A number of other services are already notified under section 9(5). In respect of such services, ECO operators are presently paying GST by furnishing details in GSTR 3B. The ECO may, on services notified under section 9 (5) of the CGST Act,2017, including on restaurant service provided through ECO, may continue to pay GST by furnishing the details in GSTR 3B, reporting them as outward taxable supplies for the time being.

Besides, ECO may also, for the time being, furnish the details of such supplies of restaurant services under section 9(5) in Table 7A(1) or Table 4A of GSTR-1, as the case maybe, for accounting purpose.

Impact of this notification on Consumers 

1. Restaurant which are not registered under GST

Earlier no GST was applicable on restaurant service supplied through E – Commerce Operator when the restaurant was unregistered under GST. But now GST is applicable on restaurant service supplied through E – Commerce Operator even if the restaurant is unregistered under GST. This would increase the price for customers.

2. Restaurants which opted for Composition Levy under GST

Earlier no GST was applicable on restaurant service supplied through E – Commerce Operator when the restaurant opted for Composition Levy under GST. But now GST is applicable on restaurant service supplied through E – Commerce Operator even if the restaurant has opted for Composition Levy under GST. This would increase the price for customers.

Impact of this notification on E – Commerce Operator 

Earlier Supplier was required to raise invoice in case restaurant service supplied through E – Commerce Operator. But now E – Commerce Operator is required to raise invoice on supplier for restaurant service supplied through E – Commerce Operator.

This will increase the compliance burden for E – Commerce Operator. 

Impact of this notification on Restaurants 

Restaurants has to bifurcate the restaurant services supplied through E – Commerce Operator and restaurant services supplied by them directly for billing purposes.

For example, Dominos supplies restaurant services through other E – Commerce Operators and well as its own app.

For restaurant services supplied through other E – Commerce Operators, invoice has to be issued by E – Commerce Operator.

For restaurant services supplied through its own app, Dominos has to issue invoice.

There is also compliance burden on restaurants as they have to bifurcate the restaurant services supplied through E – Commerce Operators and restaurant service supplied by them directly as they have to report separately in GSTR 1

Conclusion 

1. Increase in Price for Customers

Insertion of clause (iv) under section 9(5) would increase the price for customers in case the restaurant is unregistered or restaurants opted for Composition Levy.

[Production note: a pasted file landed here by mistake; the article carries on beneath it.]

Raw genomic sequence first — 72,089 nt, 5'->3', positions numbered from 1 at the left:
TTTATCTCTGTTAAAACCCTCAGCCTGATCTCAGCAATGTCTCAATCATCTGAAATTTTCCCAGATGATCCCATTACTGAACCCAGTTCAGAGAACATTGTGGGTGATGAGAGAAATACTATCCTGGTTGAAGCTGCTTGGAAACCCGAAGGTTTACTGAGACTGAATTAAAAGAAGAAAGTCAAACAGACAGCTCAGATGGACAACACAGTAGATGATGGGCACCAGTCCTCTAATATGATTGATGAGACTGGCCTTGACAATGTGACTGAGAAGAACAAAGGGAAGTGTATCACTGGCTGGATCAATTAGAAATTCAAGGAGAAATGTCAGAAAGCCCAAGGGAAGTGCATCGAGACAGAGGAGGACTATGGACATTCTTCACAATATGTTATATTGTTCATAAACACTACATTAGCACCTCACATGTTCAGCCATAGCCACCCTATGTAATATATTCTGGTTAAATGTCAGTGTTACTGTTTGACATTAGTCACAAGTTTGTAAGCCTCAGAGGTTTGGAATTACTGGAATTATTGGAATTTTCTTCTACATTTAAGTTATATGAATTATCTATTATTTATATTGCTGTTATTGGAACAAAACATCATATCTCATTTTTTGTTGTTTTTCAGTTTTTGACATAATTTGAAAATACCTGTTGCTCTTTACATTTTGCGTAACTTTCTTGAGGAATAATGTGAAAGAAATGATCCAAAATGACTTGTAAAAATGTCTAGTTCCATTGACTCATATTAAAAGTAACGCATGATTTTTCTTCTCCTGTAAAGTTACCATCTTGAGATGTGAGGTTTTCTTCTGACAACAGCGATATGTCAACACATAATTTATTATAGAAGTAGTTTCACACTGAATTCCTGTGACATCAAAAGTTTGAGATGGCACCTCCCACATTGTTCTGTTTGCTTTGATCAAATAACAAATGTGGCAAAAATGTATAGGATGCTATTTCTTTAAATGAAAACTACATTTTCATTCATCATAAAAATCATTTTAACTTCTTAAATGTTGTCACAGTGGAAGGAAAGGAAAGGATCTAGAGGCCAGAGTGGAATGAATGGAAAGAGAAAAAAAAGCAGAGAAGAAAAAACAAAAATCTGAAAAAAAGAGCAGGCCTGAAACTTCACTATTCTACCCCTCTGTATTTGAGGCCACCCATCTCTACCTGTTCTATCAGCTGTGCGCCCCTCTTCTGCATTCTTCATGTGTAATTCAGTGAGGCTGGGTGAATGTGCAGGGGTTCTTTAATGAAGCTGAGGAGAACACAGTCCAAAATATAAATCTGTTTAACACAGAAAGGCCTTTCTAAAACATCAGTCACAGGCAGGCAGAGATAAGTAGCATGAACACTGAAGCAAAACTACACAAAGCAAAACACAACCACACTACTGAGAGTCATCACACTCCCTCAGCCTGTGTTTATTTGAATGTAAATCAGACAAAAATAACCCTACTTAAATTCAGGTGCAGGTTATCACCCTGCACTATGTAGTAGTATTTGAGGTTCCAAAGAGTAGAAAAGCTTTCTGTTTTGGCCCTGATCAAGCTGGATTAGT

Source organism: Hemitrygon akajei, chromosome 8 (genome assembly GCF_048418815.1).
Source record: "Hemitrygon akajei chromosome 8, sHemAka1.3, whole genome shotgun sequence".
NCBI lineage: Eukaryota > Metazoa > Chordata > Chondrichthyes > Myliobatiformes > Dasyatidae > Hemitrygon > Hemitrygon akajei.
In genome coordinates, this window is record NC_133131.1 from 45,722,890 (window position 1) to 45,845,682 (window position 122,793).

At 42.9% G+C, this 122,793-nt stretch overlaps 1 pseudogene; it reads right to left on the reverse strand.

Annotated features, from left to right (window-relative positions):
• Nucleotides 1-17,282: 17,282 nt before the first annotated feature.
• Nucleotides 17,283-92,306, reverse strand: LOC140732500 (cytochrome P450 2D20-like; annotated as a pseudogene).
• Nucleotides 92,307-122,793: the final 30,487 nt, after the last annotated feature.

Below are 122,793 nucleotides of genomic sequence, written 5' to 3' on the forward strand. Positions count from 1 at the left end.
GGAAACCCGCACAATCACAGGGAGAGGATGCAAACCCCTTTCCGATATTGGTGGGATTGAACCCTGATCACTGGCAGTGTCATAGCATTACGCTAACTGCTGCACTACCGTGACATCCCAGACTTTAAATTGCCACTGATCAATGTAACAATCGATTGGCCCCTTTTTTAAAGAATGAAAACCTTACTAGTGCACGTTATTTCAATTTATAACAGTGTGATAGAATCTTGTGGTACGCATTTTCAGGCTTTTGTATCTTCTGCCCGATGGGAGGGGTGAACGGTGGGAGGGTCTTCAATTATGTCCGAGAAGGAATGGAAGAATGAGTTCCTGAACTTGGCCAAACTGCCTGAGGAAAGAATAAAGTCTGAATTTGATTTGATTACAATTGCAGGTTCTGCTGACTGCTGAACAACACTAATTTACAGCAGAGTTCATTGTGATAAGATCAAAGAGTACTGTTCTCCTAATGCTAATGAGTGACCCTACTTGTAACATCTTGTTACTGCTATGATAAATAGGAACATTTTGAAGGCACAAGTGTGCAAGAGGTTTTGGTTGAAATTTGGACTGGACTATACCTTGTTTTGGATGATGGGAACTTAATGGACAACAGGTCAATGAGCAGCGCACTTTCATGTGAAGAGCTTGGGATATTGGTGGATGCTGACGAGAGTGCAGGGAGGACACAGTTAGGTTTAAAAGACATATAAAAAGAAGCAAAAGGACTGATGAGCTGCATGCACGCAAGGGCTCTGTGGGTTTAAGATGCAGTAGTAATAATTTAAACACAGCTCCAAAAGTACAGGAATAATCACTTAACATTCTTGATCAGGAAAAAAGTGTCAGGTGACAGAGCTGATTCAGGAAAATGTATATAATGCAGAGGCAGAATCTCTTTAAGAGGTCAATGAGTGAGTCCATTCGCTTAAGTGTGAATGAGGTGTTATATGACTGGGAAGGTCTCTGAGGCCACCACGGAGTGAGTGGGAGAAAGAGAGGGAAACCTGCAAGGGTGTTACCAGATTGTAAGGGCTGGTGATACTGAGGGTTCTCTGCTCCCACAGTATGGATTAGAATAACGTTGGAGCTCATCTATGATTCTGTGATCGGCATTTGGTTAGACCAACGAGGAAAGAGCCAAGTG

Even if the restaurant is registered restaurants may continue to supply without reducing the GST component which would increase the price for customers.

2. Increase in Compliance for E – Commerce Operator and restaurants

E – Commerce Operator will have to issue invoice for restaurant services supplied through them and report them in Return which increases the compliance burden.

Restaurants have to bifurcate the bifurcate the restaurant services supplied through E – Commerce Operators and restaurant service supplied by them directly as they have to report separately in GSTR 1. This increases the compliance burden.

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Disclaimer: The contents of this article are for information purposes only and does not constitute an advice or a legal opinion and are personal views of the author. It is based upon relevant law and/or facts available at that point of time and prepared with due accuracy & reliability. Readers are requested to check and refer relevant provisions of statute, latest judicial pronouncements, circulars, clarifications etc before acting on the basis of the above write up.  The possibility of other views on the subject matter cannot be ruled out. By the use of the said information, you agree that Author is not responsible or liable in any manner for the authenticity, accuracy, completeness, errors or any kind of omissions in this piece of information for any action taken thereof. This is not any kind of advertisement or solicitation of work by a professional.

The author ‘Deepika Ganesan’ can be reached at [email protected]

Author Bio

Qualification: CA in Job / Business
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Location: Chennai, Tamil Nadu, IN
Member Since: 12 May 2020 | Total Posts: 6
Chartered Accountant by profession, faculty by passion. Faculty for Indirect Taxation for CA, CMA and CS students. Author of Book titled "GST - MCQ's for CA IPCC". Faculty for Certificate course in GST at ICAI. Speaker on GST in various forums and study circles. Email : [email protected] View Full Profile